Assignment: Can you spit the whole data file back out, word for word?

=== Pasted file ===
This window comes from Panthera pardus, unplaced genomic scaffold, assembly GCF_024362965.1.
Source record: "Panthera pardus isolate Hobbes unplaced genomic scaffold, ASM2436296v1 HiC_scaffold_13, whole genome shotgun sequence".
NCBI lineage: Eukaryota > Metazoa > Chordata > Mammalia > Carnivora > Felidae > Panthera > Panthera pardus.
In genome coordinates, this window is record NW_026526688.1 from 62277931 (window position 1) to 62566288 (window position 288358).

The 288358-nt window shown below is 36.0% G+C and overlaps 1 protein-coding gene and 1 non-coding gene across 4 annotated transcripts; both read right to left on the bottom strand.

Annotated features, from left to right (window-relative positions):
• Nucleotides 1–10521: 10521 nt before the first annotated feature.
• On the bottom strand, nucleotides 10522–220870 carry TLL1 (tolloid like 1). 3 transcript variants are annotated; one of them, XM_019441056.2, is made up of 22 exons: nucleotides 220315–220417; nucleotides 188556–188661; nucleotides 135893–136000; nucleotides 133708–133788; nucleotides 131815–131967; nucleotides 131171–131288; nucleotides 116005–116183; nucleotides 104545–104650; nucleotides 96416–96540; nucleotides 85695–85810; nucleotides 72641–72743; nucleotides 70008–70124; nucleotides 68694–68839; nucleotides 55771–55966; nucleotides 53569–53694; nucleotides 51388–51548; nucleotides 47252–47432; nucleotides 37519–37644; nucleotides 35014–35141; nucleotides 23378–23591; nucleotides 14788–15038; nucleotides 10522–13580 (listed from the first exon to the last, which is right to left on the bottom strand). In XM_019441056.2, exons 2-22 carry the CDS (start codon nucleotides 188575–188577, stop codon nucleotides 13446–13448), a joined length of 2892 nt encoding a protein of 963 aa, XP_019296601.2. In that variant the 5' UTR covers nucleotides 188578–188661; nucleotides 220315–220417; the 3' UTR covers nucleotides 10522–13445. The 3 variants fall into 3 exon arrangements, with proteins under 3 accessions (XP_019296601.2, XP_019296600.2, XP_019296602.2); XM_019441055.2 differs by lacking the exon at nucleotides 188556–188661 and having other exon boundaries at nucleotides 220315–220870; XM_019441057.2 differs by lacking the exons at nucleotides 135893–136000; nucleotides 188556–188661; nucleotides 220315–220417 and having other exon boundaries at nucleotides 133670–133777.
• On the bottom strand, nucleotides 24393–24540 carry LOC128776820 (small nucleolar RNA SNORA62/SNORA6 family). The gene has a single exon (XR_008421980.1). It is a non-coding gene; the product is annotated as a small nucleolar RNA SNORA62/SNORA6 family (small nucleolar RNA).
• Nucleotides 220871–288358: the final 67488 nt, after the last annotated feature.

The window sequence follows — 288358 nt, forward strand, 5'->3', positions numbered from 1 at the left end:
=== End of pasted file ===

This window comes from Panthera pardus, unplaced genomic scaffold, assembly GCF_024362965.1.
Source record: "Panthera pardus isolate Hobbes unplaced genomic scaffold, ASM2436296v1 HiC_scaffold_13, whole genome shotgun sequence".
NCBI lineage: Eukaryota > Metazoa > Chordata > Mammalia > Carnivora > Felidae > Panthera > Panthera pardus.
In genome coordinates, this window is record NW_026526688.1 from 62277931 (window position 1) to 62566288 (window position 288358).

The 288358-nt window shown below is 36.0% G+C and overlaps 1 protein-coding gene and 1 non-coding gene across 4 annotated transcripts; both read right to left on the bottom strand.

Annotated features, from left to right (window-relative positions):
• Nucleotides 1–10521: 10521 nt before the first annotated feature.
• On the bottom strand, nucleotides 10522–220870 carry TLL1 (tolloid like 1). 3 transcript variants are annotated; one of them, XM_019441056.2, is made up of 22 exons: nucleotides 220315–220417; nucleotides 188556–188661; nucleotides 135893–136000; nucleotides 133708–133788; nucleotides 131815–131967; nucleotides 131171–131288; nucleotides 116005–116183; nucleotides 104545–104650; nucleotides 96416–96540; nucleotides 85695–85810; nucleotides 72641–72743; nucleotides 70008–70124; nucleotides 68694–68839; nucleotides 55771–55966; nucleotides 53569–53694; nucleotides 51388–51548; nucleotides 47252–47432; nucleotides 37519–37644; nucleotides 35014–35141; nucleotides 23378–23591; nucleotides 14788–15038; nucleotides 10522–13580 (listed from the first exon to the last, which is right to left on the bottom strand). In XM_019441056.2, exons 2-22 carry the CDS (start codon nucleotides 188575–188577, stop codon nucleotides 13446–13448), a joined length of 2892 nt encoding a protein of 963 aa, XP_019296601.2. In that variant the 5' UTR covers nucleotides 188578–188661; nucleotides 220315–220417; the 3' UTR covers nucleotides 10522–13445. The 3 variants fall into 3 exon arrangements, with proteins under 3 accessions (XP_019296601.2, XP_019296600.2, XP_019296602.2); XM_019441055.2 differs by lacking the exon at nucleotides 188556–188661 and having other exon boundaries at nucleotides 220315–220870; XM_019441057.2 differs by lacking the exons at nucleotides 135893–136000; nucleotides 188556–188661; nucleotides 220315–220417 and having other exon boundaries at nucleotides 133670–133777.
• On the bottom strand, nucleotides 24393–24540 carry LOC128776820 (small nucleolar RNA SNORA62/SNORA6 family). The gene has a single exon (XR_008421980.1). It is a non-coding gene; the product is annotated as a small nucleolar RNA SNORA62/SNORA6 family (small nucleolar RNA).
• Nucleotides 220871–288358: the final 67488 nt, after the last annotated feature.

The window sequence follows — 288358 nt, forward strand, 5'->3', positions numbered from 1 at the left end: